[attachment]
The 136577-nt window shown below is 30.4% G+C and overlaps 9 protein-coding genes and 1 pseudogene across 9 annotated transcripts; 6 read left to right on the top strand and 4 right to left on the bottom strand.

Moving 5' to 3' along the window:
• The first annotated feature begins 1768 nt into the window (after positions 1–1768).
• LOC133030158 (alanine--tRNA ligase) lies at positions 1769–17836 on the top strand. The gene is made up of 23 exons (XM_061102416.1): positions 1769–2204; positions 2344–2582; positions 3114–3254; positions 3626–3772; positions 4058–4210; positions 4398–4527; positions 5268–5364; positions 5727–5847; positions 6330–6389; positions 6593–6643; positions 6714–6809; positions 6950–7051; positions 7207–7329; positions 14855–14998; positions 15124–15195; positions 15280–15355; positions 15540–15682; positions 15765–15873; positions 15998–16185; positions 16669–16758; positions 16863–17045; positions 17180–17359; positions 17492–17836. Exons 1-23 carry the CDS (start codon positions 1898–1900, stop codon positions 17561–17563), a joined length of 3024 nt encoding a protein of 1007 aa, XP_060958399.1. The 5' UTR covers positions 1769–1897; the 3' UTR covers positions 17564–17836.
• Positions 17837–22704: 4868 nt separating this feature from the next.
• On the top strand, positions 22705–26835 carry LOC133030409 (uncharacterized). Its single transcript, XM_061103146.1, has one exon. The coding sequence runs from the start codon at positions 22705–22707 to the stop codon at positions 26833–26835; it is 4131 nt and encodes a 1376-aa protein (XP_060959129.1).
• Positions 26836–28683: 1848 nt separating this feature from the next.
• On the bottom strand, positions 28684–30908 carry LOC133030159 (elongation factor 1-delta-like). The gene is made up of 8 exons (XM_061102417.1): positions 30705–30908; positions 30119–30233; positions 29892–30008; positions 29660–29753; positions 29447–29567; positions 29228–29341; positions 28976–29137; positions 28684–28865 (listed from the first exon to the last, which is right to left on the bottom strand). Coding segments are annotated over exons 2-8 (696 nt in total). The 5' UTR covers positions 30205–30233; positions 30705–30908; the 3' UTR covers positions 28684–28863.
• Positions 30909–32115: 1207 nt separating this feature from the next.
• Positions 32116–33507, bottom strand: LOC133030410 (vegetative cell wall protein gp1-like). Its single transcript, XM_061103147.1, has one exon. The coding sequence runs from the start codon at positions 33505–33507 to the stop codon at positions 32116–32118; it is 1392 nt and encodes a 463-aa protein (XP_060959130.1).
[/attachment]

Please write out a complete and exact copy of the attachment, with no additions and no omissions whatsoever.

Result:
The 136577-nt window shown below is 30.4% G+C and overlaps 9 protein-coding genes and 1 pseudogene across 9 annotated transcripts; 6 read left to right on the top strand and 4 right to left on the bottom strand.

Moving 5' to 3' along the window:
• The first annotated feature begins 1768 nt into the window (after positions 1–1768).
• LOC133030158 (alanine--tRNA ligase) lies at positions 1769–17836 on the top strand. The gene is made up of 23 exons (XM_061102416.1): positions 1769–2204; positions 2344–2582; positions 3114–3254; positions 3626–3772; positions 4058–4210; positions 4398–4527; positions 5268–5364; positions 5727–5847; positions 6330–6389; positions 6593–6643; positions 6714–6809; positions 6950–7051; positions 7207–7329; positions 14855–14998; positions 15124–15195; positions 15280–15355; positions 15540–15682; positions 15765–15873; positions 15998–16185; positions 16669–16758; positions 16863–17045; positions 17180–17359; positions 17492–17836. Exons 1-23 carry the CDS (start codon positions 1898–1900, stop codon positions 17561–17563), a joined length of 3024 nt encoding a protein of 1007 aa, XP_060958399.1. The 5' UTR covers positions 1769–1897; the 3' UTR covers positions 17564–17836.
• Positions 17837–22704: 4868 nt separating this feature from the next.
• On the top strand, positions 22705–26835 carry LOC133030409 (uncharacterized). Its single transcript, XM_061103146.1, has one exon. The coding sequence runs from the start codon at positions 22705–22707 to the stop codon at positions 26833–26835; it is 4131 nt and encodes a 1376-aa protein (XP_060959129.1).
• Positions 26836–28683: 1848 nt separating this feature from the next.
• On the bottom strand, positions 28684–30908 carry LOC133030159 (elongation factor 1-delta-like). The gene is made up of 8 exons (XM_061102417.1): positions 30705–30908; positions 30119–30233; positions 29892–30008; positions 29660–29753; positions 29447–29567; positions 29228–29341; positions 28976–29137; positions 28684–28865 (listed from the first exon to the last, which is right to left on the bottom strand). Coding segments are annotated over exons 2-8 (696 nt in total). The 5' UTR covers positions 30205–30233; positions 30705–30908; the 3' UTR covers positions 28684–28863.
• Positions 30909–32115: 1207 nt separating this feature from the next.
• Positions 32116–33507, bottom strand: LOC133030410 (vegetative cell wall protein gp1-like). Its single transcript, XM_061103147.1, has one exon. The coding sequence runs from the start codon at positions 33505–33507 to the stop codon at positions 32116–32118; it is 1392 nt and encodes a 463-aa protein (XP_060959130.1).